On 14 and 15 May 2022 the EAPIL Young Research Network has successfully held a conference on Jurisdiction Over Non-EU Defendants – Should the Brussels Ia Regulation be Extended? in Dubrovnik, Croatia.
The event, which was organized by Tobias Lutzi (University of Cologne), Ennio Piovesani (University of Torino), and Dora Zgrabljić Rotar (University of Zagreb), with the generous support of the Faculty of Law of the University of Zagreb, the Croatian Ministry of Science and Education, and the European Commission in Croatia, brought together around 30 scholars from all around Europe (and beyond) to discuss the findings from the Young Research Network’s third research project.
As such, the conference started with a presentation of the project’s Comparative Report, which the organizers had compiled on the basis of a total of 17 national reports on the domestic provisions on international jurisdiction in the EU Member States. It was followed by two panels, in which the national reporters discussed specific aspects of their respective national laws. The first panel, which was chaired by Tess Bens (Tilburg University), focused on the influence of the Brussels regime on the national laws of the Member States and included contributions from Stefano Dominelli (University of Genoa), Dafina Sarbinova (Sofia University “St. Kliment Ohridski”), and Benjamin Saumier (University of Paris 1 Panthéon-Sorbonne). The second panel, which was chaired by Vassiliki Marazopoulou (Hellenic Energy Exchange), on the other hand, focused on features of the national laws on international jurisdiction that are peculiar to only certain legal systems and contained contributions from Giedirius Ožiūnas (Mykolas Romeris University), Ioannis Revolidis (University of Malta), and Anna Wysocka-Bar (Jagiellonian University).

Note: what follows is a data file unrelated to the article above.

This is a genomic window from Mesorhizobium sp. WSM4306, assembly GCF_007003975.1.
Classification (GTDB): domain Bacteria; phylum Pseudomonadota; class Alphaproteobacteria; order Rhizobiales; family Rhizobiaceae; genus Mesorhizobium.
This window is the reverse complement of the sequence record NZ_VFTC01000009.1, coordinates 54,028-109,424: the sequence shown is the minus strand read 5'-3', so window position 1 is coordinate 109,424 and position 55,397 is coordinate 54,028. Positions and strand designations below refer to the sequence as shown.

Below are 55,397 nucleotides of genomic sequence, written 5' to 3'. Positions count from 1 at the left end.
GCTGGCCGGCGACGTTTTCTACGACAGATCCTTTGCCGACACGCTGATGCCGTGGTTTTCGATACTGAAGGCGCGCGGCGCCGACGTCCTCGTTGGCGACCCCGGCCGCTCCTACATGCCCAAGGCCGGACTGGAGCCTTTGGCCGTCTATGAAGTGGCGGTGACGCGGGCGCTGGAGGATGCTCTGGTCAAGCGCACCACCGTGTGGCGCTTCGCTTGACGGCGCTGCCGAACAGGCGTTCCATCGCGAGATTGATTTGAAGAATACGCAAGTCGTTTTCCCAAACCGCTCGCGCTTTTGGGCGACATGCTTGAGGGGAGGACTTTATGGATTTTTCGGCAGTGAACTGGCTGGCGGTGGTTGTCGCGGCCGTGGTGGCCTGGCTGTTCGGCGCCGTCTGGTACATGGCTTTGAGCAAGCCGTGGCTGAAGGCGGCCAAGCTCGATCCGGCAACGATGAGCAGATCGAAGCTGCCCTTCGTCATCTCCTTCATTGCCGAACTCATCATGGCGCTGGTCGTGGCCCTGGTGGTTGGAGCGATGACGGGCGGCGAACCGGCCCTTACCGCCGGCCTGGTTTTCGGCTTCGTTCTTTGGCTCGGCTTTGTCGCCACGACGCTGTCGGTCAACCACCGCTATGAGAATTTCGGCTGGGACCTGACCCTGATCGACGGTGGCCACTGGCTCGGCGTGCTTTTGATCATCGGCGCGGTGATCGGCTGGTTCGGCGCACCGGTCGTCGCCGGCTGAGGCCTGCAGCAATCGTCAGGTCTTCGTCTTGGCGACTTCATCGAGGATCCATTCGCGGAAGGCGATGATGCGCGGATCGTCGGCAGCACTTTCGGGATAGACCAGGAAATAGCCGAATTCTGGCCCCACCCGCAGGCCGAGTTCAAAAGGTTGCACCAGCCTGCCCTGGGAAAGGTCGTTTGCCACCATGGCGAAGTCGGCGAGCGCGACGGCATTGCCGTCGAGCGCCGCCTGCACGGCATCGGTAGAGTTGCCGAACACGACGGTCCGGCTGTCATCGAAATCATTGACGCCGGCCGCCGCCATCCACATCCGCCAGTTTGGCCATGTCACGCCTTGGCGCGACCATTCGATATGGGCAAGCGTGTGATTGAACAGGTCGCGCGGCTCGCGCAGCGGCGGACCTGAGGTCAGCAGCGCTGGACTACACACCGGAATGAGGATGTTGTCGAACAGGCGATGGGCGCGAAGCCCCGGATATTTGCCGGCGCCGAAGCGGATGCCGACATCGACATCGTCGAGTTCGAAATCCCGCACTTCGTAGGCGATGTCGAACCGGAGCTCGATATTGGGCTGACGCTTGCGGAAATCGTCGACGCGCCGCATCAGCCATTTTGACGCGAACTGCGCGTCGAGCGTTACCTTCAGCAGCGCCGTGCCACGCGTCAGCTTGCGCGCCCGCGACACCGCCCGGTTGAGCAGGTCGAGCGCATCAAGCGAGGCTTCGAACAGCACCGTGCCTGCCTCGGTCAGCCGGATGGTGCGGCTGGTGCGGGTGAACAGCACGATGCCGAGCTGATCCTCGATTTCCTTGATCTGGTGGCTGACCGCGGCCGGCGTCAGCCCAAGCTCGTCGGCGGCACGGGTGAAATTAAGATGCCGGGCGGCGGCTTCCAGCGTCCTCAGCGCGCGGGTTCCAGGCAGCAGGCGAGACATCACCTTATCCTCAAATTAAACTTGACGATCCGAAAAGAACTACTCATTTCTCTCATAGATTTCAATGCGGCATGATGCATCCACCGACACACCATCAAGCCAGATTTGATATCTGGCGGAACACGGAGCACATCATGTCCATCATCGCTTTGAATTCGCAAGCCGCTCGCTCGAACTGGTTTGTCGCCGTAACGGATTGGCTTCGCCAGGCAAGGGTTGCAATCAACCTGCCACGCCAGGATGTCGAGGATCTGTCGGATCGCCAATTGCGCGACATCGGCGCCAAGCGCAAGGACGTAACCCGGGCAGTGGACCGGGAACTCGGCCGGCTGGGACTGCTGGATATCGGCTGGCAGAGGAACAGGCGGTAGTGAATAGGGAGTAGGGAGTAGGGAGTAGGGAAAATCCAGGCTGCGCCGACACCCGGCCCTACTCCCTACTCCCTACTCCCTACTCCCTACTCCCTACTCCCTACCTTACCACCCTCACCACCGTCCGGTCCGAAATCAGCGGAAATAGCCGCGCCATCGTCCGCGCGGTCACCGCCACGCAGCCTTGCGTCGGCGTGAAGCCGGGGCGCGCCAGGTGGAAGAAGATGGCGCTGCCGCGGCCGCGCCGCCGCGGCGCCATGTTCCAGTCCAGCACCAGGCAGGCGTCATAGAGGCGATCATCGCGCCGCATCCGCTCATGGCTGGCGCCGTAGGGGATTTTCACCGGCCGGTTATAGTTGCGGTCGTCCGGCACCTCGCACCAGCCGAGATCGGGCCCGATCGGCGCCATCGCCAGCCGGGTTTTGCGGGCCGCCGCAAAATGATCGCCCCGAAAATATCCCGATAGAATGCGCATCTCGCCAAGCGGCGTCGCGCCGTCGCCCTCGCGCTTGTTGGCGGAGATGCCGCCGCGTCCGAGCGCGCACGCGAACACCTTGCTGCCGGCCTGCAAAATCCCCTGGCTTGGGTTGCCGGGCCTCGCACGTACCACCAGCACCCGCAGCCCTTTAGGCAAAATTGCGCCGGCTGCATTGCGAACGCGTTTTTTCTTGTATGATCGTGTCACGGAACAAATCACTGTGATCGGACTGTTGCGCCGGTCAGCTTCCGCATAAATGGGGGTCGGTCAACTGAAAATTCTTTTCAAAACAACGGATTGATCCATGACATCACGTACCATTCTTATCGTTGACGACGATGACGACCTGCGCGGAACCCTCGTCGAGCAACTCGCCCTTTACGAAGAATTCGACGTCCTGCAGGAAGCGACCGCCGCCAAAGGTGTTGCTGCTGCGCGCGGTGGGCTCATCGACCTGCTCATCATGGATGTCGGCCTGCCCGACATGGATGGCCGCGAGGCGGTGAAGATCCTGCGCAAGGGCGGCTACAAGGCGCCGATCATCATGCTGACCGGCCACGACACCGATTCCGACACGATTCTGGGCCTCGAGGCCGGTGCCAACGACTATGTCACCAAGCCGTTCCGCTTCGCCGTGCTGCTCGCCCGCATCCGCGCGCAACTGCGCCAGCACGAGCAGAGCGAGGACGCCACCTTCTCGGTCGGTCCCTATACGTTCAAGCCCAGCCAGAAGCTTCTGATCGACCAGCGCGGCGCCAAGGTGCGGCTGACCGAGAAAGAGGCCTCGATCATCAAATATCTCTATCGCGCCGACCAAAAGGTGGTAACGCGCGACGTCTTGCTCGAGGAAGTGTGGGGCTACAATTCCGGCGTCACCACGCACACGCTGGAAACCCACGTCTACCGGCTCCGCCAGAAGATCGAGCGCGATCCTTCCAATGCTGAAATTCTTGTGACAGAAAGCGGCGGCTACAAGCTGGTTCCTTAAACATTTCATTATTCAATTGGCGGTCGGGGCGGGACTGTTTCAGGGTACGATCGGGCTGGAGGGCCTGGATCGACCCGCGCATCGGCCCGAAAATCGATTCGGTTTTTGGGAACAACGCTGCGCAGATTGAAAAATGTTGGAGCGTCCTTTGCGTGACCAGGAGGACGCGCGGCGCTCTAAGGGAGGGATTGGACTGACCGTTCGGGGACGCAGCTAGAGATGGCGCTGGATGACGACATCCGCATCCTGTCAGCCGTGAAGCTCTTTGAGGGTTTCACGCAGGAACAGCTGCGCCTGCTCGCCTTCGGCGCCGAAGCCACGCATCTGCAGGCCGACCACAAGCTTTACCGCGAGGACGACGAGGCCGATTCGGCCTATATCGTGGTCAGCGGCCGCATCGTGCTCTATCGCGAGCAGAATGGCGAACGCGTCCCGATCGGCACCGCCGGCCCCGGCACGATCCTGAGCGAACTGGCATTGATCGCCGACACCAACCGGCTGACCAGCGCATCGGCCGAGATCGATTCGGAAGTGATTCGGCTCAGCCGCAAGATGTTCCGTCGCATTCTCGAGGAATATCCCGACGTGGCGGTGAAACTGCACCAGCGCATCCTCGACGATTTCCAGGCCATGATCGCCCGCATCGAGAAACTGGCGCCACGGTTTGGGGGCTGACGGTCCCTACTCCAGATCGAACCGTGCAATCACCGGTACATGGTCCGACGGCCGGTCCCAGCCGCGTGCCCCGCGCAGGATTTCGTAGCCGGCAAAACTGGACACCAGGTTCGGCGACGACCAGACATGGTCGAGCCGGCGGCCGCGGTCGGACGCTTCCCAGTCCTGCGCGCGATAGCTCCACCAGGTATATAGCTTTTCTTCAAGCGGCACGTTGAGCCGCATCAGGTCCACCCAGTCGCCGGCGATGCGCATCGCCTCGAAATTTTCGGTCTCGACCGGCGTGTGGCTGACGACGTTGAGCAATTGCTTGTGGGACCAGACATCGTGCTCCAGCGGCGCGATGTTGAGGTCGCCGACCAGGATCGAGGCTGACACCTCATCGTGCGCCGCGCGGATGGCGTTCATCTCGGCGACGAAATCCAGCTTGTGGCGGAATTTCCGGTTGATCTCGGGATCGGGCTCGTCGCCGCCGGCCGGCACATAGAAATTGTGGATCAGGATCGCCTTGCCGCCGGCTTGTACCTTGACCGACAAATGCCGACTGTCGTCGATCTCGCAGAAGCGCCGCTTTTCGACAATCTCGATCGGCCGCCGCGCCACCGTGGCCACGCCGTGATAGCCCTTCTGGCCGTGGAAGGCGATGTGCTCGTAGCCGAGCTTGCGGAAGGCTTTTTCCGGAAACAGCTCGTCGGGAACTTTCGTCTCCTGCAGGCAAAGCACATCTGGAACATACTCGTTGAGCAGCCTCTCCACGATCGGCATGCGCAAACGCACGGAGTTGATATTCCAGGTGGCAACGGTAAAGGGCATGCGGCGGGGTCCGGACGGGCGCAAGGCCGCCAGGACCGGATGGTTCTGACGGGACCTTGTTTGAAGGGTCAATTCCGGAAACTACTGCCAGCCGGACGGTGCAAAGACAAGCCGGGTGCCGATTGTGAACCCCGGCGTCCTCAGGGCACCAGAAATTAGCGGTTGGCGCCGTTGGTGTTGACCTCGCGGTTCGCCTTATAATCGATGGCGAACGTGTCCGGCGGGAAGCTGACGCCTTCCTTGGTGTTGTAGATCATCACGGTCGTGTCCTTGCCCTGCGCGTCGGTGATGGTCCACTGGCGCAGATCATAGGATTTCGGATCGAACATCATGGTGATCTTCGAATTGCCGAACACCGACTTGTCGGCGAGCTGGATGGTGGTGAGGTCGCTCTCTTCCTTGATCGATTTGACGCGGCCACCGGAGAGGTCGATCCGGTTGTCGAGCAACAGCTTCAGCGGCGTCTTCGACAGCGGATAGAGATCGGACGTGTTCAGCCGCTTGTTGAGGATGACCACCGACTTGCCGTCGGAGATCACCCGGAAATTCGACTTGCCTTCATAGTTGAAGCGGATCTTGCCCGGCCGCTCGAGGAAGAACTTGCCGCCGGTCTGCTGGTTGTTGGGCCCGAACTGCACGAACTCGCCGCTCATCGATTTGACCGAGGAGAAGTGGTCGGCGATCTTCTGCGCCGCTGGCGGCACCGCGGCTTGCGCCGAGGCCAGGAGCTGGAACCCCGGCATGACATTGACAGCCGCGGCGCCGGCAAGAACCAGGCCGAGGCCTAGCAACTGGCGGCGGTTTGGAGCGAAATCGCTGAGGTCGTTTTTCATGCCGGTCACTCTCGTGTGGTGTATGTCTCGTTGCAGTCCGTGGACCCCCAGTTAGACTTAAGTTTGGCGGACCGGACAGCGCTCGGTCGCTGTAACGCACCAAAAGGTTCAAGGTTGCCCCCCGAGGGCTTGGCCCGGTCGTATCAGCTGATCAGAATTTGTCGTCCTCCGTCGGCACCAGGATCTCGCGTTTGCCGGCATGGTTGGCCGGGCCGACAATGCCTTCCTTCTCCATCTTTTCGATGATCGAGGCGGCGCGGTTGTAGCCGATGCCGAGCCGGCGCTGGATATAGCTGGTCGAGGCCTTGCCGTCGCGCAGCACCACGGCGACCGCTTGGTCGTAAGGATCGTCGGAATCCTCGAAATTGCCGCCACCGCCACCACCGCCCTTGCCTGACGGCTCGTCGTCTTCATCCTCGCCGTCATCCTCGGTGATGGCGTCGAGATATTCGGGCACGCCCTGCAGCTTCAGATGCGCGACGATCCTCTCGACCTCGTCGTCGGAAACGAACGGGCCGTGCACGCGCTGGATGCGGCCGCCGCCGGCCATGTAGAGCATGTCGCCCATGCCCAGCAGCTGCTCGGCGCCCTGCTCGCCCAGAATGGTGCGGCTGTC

These first three panels, which were all focused on the comparative part of the project, provided the basis for a wider discussion of the desirability of extending the Brussels Ia Regulation to defendants not domiciled in the EU, potentially at the expense of the national rules on international jurisdiction. Professors Ronald Brand (University of Pittsburgh), Burkhard Hess (MPI Luxembourg), and Margherita Salvadori (University of Torino) all agreed that there was a lot to be said in favour of such an extension, albeit with different emphases. Johannes Ungerer (University of Oxford) and Marko Jovanović (University of Belgrade) were more cautious in their remarks, which focused on the prespectives of non-EU countries.
The conference concluded with a talk by Ning Zhao (HCCH), who presented the work of the Hague Conference on international jurisdiction and discussed its interplay with a possible extension of the Brussels Ia Regulation.
Over the two days of the conference, there appeared to emerge a strong consensus that although the comparative work of the research project provided an excellent basis for the necessary discussion of whether or not the Brussels Ia Regulation should be extended to non-EU defendants, more work needed to be done on the implications on recognition and enforcement of any reform of the Regulation. Thus, the Dubrovnik conference – the contributions to which will be published together with the comparative and national reports will be published later this year by Hart Publishing – marked not only the end of the current project of the Young Research Network but may have also already foreshadowed its next one.